On Aug. 31, Texas Gov. Greg Abbott issued a proclamation for a national day of prayer, calling on Texans of different faiths and religious backgrounds to pray for the safety and deliverance of everyone affected by the massive damage caused by Harvey. A day later, President Trump extended that call to the nation.
On Friday, Sept. 1, a group of students led by senior Robert Stewart traveled to Houston, Texas, to meet with a local congregation and assist citizens affected by Harvey. They spent hours meeting with storm survivors and helping clear ruined carpet and furniture from homes.
“There is something –– there is a connection — between when we give to help somebody and give it over to God for him to use. That cleanses us. It makes a difference to other people,” Stewart said. “It’s not just about letting the gift be used; it’s something that we need to do, letting what we have be given. I think that God uses that.”
Junior Lauren Burcham traveled with the group. She said she was shocked at the extent of the damage and said the water was deeper than most swimming pools and often contaminated with sewage.
“Everyone needed help, and everyone was experiencing the same tragedy,” Burcham said. “Houses were ruined, and you could see the waterlines — it ruined everything it touched. You think about a river overflowing and that flooding your house … this is water and sewage that’s coming up into your home. Anything it touches, it ruins.”
According to ABC News, 60 people have been reported dead and over 42,000 people have been displaced in Texas alone, rising to 45,000 total with numbers from Louisiana. Most of the damage was a result of the record-breaking rains flooding streets, homes and entire schools.
“The waterline on the houses was taller than me,” Burcham said. “Standing at my height (5’6”), you think about flooding that’s going to come to your knees at the extreme. Looking up at the waterline blew me away. That’s when it hit me how tragic it was.”
Faith-based and governmental organizations have stepped in to provide refuge for those in need. The National Guard, the Coast Guard, police and other rescue agencies have coordinated the rescue of 16,000 people and 1,500 pets jeopardized by continuous flooding and dangerously high winds.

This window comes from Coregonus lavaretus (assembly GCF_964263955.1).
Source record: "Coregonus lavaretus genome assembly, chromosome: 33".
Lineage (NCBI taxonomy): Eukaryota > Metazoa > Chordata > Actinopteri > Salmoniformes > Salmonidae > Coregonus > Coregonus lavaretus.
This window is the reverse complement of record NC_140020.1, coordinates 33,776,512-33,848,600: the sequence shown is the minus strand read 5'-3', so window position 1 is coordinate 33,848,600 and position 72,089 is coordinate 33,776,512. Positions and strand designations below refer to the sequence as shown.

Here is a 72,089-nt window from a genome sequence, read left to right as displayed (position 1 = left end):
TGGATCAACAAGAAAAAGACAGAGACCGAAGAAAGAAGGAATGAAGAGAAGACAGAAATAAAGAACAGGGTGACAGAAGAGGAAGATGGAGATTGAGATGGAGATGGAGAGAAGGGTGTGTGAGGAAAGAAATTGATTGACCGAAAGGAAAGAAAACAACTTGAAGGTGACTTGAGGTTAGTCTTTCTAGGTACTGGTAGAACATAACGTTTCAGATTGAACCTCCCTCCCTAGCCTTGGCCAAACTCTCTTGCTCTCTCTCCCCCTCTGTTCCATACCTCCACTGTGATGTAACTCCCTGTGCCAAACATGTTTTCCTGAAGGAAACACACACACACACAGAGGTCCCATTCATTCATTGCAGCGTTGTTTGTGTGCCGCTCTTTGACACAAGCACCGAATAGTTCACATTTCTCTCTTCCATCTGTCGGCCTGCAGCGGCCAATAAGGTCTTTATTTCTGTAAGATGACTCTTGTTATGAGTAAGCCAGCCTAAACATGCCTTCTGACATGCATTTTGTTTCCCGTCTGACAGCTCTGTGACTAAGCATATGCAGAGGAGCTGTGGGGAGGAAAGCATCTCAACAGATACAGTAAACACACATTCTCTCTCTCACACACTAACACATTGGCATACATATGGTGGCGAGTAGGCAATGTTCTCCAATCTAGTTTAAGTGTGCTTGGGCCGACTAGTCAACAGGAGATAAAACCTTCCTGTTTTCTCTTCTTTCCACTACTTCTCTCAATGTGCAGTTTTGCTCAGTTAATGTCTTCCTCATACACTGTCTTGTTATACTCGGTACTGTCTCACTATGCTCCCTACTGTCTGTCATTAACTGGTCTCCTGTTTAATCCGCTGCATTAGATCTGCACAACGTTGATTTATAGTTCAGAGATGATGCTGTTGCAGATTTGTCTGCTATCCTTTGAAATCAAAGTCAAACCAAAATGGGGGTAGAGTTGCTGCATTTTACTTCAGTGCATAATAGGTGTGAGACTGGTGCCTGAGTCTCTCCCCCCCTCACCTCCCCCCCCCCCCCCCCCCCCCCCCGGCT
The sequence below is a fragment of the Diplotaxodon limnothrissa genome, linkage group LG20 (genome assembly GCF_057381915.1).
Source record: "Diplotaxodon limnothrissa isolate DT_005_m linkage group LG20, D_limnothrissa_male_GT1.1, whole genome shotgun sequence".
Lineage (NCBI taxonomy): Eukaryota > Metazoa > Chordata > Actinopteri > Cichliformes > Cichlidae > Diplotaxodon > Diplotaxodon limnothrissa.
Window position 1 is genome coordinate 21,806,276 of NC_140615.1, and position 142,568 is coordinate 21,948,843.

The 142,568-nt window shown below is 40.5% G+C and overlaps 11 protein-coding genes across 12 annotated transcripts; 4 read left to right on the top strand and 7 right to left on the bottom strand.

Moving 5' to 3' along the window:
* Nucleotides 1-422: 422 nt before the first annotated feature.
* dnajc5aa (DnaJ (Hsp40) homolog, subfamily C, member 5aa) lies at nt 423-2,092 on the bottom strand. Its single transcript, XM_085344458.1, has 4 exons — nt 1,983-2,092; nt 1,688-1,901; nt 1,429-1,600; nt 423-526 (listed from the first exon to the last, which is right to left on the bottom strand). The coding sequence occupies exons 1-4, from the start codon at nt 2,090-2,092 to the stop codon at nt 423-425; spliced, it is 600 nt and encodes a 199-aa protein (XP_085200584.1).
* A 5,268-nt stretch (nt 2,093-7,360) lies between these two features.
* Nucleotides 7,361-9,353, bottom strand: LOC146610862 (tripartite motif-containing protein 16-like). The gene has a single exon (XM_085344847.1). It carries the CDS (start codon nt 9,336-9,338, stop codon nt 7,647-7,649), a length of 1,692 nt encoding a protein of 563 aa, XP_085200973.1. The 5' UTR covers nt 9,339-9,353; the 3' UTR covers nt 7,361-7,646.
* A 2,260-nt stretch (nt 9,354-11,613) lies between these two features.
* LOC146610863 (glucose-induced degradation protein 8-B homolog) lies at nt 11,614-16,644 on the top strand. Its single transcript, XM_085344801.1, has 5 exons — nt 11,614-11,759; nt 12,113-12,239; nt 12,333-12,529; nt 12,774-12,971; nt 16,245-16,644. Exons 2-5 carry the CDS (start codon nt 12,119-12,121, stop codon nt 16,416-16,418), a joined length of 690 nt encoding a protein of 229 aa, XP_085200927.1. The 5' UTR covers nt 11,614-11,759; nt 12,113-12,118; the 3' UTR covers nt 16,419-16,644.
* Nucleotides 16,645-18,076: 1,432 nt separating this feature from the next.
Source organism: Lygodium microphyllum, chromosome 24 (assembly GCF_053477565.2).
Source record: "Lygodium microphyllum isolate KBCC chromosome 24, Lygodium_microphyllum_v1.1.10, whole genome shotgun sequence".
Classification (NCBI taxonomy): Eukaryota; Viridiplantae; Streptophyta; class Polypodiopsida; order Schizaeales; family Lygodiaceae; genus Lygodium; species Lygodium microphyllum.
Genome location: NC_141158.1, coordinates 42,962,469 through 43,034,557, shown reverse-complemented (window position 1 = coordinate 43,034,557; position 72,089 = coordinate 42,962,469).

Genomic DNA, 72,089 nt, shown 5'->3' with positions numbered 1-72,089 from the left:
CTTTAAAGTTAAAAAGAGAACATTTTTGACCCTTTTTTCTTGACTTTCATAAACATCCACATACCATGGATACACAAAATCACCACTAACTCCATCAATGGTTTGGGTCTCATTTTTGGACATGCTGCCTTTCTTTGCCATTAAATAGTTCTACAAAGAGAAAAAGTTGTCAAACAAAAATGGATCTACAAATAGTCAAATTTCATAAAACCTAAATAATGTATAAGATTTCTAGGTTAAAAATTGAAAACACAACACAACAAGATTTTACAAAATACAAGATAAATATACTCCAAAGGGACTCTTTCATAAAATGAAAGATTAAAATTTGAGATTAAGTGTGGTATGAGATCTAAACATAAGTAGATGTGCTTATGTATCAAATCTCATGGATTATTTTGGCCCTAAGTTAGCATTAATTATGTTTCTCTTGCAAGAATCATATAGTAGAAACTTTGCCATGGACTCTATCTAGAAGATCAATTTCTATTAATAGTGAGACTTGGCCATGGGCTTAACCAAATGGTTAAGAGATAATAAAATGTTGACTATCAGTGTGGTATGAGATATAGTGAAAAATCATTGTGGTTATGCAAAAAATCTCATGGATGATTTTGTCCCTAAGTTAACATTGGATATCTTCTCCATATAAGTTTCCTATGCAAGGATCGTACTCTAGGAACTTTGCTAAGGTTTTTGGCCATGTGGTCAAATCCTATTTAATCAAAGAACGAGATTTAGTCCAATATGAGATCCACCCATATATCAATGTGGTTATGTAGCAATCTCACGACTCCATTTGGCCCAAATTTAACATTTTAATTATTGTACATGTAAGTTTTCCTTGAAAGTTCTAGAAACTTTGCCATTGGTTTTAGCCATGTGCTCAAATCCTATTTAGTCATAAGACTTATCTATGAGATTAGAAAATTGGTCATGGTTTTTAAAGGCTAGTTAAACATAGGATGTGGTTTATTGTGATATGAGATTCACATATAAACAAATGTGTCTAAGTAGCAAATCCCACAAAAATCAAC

The Houston Chronicle reported that Texas also received help from the Mexican government who sent beds, cooking equipment, medical equipment and rescue personnel this week. According to Stewart, the people of Houston maintained a sense of hope and optimism.
“From what we were told from eyewitnesses that had been helping since the day of the hurricane landed, they said that people were just determined, focused and together,” Stewart said. “I think the communal aspect was what got them through the despair and the doubt.”
Burcham said she was surprised by the joy and hopefulness she encountered in those whose homes were destroyed. She experienced gratitude from the families they served.
“I was expecting to meet a lot of depressed people — a lot of sad people because their material possessions had been destroyed,” Burcham said. “They were all really thankful for what they still had and for everyone that was going down to clean up. There was a sense of peace from everyone that I met — a sense that it was going to be okay.”
According to Fortune Magazine, damages from the hurricane could add up to around $180 billion. Efforts are still being made to raise money and gather supplies. College Church of Christ’s Disaster Relief Ministry will be collecting gift cards, non-perishable food items, clothing, baby wipes and formula, and bottled water throughout the next few weeks. Church members are also coordinating a trip to Houston. Burcham said the experience changed her, and she encouraged students to get involved.
“Jesus was a doer; he didn’t wait around for the perfect time,” Burcham said. “Dropping everything to go changed me because I was reminded of Christ’s love and then was able to act it out for others.”
Written by Anna Little, Jacob Ardrey, and Savanna DiStefano